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I am interested to know what the status of Local Langlands Conjectures in positive characteristic is? By a positive characteristic local field, I mean a field of the form $\mathbb{F}_q((t))$.

A nice summary of what is known for characteristic zero local fields is given in the first paragraph of

I'm looking for a similar description in the positive characteristic case.

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Why do you not consider ${\mathbf F}_q((t))$ to be a positive characteristic local field, where $q$ is a prime power but not necessarily prime? Do you consider finite extensions of ${\mathbf Q}_p$ to be local fields of characteristic 0? – KConrad Feb 4 '14 at 23:06
Sorry, that was a typo. It is correct now. Thanks. – Dr. Evil Feb 4 '14 at 23:39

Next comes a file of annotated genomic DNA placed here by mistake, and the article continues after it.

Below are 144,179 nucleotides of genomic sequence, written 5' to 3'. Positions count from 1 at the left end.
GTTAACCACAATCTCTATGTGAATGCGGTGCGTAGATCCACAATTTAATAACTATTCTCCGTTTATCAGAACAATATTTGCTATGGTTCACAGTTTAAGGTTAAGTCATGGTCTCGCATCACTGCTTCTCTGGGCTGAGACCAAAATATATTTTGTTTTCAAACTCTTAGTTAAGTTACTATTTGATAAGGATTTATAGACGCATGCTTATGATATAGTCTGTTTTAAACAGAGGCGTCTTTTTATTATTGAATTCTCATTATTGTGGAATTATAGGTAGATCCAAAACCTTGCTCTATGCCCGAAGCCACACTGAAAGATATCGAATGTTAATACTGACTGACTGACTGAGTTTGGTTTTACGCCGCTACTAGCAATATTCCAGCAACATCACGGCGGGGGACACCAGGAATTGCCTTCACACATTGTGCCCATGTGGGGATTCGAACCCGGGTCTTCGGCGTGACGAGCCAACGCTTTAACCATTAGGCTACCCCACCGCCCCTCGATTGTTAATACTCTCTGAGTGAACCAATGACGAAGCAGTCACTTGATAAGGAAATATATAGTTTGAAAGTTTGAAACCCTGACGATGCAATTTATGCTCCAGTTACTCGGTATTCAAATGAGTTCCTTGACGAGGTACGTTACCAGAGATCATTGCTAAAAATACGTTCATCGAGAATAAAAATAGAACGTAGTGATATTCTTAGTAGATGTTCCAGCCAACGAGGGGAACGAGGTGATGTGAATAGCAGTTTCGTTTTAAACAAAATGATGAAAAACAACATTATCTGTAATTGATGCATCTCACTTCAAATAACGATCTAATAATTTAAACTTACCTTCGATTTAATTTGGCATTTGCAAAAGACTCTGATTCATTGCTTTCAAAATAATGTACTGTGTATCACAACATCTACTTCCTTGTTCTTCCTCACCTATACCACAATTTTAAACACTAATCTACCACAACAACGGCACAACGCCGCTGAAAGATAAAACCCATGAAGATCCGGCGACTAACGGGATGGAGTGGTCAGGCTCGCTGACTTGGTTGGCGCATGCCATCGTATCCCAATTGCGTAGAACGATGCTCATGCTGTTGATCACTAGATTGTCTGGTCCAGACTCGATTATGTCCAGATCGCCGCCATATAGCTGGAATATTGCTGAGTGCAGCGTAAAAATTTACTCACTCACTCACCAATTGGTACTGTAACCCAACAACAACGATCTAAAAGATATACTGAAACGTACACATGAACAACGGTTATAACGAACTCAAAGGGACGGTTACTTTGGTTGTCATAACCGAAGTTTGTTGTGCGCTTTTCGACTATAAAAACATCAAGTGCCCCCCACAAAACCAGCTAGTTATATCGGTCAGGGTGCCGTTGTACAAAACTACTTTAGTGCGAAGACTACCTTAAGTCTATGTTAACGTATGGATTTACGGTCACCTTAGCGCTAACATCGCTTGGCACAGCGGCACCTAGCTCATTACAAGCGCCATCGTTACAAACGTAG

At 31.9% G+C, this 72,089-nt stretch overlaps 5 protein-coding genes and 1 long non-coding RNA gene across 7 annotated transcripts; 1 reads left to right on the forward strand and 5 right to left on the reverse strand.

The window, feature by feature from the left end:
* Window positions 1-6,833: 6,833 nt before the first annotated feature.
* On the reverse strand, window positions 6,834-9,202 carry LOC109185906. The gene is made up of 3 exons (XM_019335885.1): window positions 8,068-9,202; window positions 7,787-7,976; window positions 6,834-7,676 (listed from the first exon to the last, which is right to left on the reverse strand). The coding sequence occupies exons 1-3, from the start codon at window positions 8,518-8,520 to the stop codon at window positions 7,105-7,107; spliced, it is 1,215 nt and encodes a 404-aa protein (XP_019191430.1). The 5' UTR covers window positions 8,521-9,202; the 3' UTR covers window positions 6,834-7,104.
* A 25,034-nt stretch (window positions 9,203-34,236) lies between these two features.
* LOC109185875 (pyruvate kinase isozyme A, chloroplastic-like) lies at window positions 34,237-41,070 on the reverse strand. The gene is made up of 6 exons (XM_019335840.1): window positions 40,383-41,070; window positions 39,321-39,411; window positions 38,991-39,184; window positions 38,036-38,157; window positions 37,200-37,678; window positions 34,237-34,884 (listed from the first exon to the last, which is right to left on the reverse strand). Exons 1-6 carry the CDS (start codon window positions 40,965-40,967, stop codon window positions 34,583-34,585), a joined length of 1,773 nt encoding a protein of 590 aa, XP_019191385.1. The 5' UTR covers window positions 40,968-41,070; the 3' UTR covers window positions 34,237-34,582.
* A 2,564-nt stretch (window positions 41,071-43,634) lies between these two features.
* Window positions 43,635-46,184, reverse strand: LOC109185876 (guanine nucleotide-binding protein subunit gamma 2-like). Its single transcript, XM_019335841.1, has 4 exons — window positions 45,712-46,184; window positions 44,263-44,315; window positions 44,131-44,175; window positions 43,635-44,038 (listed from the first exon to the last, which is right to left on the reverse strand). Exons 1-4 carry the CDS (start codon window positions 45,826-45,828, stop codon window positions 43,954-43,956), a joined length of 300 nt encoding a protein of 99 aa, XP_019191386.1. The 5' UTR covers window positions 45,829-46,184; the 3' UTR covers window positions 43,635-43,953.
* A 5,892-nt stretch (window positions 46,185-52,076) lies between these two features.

1 Answer 1

I am not an expert, but what I think I know on the subject is: For $GL_n$, the local Langlands conjecture has long been known by work of Laumon, Rapoport and Stuhler (Inventiones Math, 1993). Of course, in this case, even the global correspondence is now known, due to the Fields-Medal-winning work of Laurent Lafforgue.

For general reductive groups, the local Langlands correspondence is not known at this date but there is movement right now. Vincent Lafforgue (Laurent's younger brother) has recently released a paper proving the direction "automorphic --> Galois" of the global correspondence. In this paper, he announces a work in preparation of himself and Genestier aiming at establishing the local Langlands correspondence for reductive groups. So when this paper is released, the answer to your question may well be "solved!".

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Laumon pas Laumont! – Laurent Berger Feb 6 '14 at 8:16
Ah oui désolé Lauren :-) Non sérieusement je change... – Joël Feb 6 '14 at 13:28

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